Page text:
Public meeting arranged to fight All Hallows Healthcare Trust closure

Peter Leggett. JAIME LARTER

Peter Leggett. JAIME LARTER - Credit: Archant

A public meeting is to be held this evening for those affected by the expected closure of a community’s health services.

Peter Leggett. JAIME LARTER

Peter Leggett. JAIME LARTER - Credit: Archant

Campaigners fighting to save All Hallows Healthcare Trust have arranged the meeting, to express their “concerns and sadness” after it was announced the trust was facing closure due to financial difficulties.

The trust runs a hospital, nursing home, day care and home care services and supports 250 people each day, while the planned closure has also put 280 jobs at risk.

Jaime Larter, who has been campaigning against the closure, said: “I think everyone needs somewhere to come together and express their sadness. This gives the community the chance to console each other, talk and be there for each other.

“We need to show that our community has been really affected by this.

All Hallows Healthcare Hospital, Ditchingham. PICTURE: Jamie Honeywood

All Hallows Healthcare Hospital, Ditchingham. PICTURE: Jamie Honeywood - Credit: Archant

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“No one has been given any information other than that they found out it was in trouble a year ago, so why weren’t we told?

“We could have tried to help save it and fundraiser or try to get grants, but we weren’t given the opportunity.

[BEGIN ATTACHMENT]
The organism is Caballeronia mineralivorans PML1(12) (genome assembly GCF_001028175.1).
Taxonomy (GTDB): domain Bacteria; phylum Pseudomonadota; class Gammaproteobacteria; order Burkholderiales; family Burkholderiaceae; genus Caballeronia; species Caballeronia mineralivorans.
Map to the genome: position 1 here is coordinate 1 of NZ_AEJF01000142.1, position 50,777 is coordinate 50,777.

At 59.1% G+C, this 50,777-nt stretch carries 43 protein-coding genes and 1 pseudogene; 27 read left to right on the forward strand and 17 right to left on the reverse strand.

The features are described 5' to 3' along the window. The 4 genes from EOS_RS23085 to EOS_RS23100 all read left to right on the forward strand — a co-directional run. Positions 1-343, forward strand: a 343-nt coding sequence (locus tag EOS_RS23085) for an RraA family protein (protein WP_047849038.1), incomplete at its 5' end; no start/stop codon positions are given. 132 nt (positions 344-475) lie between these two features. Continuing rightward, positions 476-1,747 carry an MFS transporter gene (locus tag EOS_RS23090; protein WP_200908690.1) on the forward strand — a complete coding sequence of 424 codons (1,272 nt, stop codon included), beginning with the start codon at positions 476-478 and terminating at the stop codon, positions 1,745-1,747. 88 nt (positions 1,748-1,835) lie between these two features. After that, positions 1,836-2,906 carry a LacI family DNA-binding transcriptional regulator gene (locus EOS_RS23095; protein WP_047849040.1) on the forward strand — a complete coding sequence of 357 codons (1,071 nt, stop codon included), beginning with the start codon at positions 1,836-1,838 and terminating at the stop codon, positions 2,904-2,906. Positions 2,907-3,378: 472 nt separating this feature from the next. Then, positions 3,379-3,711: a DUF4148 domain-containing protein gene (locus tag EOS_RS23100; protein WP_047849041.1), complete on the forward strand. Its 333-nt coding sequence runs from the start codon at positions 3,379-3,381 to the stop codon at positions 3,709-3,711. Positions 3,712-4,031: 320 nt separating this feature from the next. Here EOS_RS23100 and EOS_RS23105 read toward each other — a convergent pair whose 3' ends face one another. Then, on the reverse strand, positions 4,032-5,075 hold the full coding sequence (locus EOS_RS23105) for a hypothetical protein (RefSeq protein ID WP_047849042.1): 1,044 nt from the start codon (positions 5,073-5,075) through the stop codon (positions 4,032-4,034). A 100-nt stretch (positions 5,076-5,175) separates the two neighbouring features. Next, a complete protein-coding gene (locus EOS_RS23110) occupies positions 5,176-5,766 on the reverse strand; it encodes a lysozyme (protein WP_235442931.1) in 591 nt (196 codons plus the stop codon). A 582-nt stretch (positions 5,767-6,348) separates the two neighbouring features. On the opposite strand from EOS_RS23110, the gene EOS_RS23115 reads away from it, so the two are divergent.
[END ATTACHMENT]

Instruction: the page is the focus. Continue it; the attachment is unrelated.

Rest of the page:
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“There are a lot of questions that the public needs answers to.”

The meeting will be held at 5.30pm this evening (March 30) at Ditchingham Village Hall.

Mrs Larter’s father, Peter Leggett, 84, from Beccles, suffers from dementia and relies on the trust’s services, including regular home care and day care five times a week.

She said: “The media attention softened the blow when I told him because he liked seeing his face in the news and he is very proud of what we are doing, but the reality has set in now and he is devastated.

“He doesn’t understand that pretty soon he will have to leave his home.

“I cannot leave a vulnerable man at home on his own every day.

“I have told him we have to look at residential care and it is just sad that it is happening so quickly.”

Last week, John Chapman, chair of the trust, labelled the expected closure “more than sad, it is tragic.”

A petition has also been set up to showcase the public support behind saving the trust, which is also being supported by this newspaper, with more than 5,300 people backing the call.

To sign the petition, go to:

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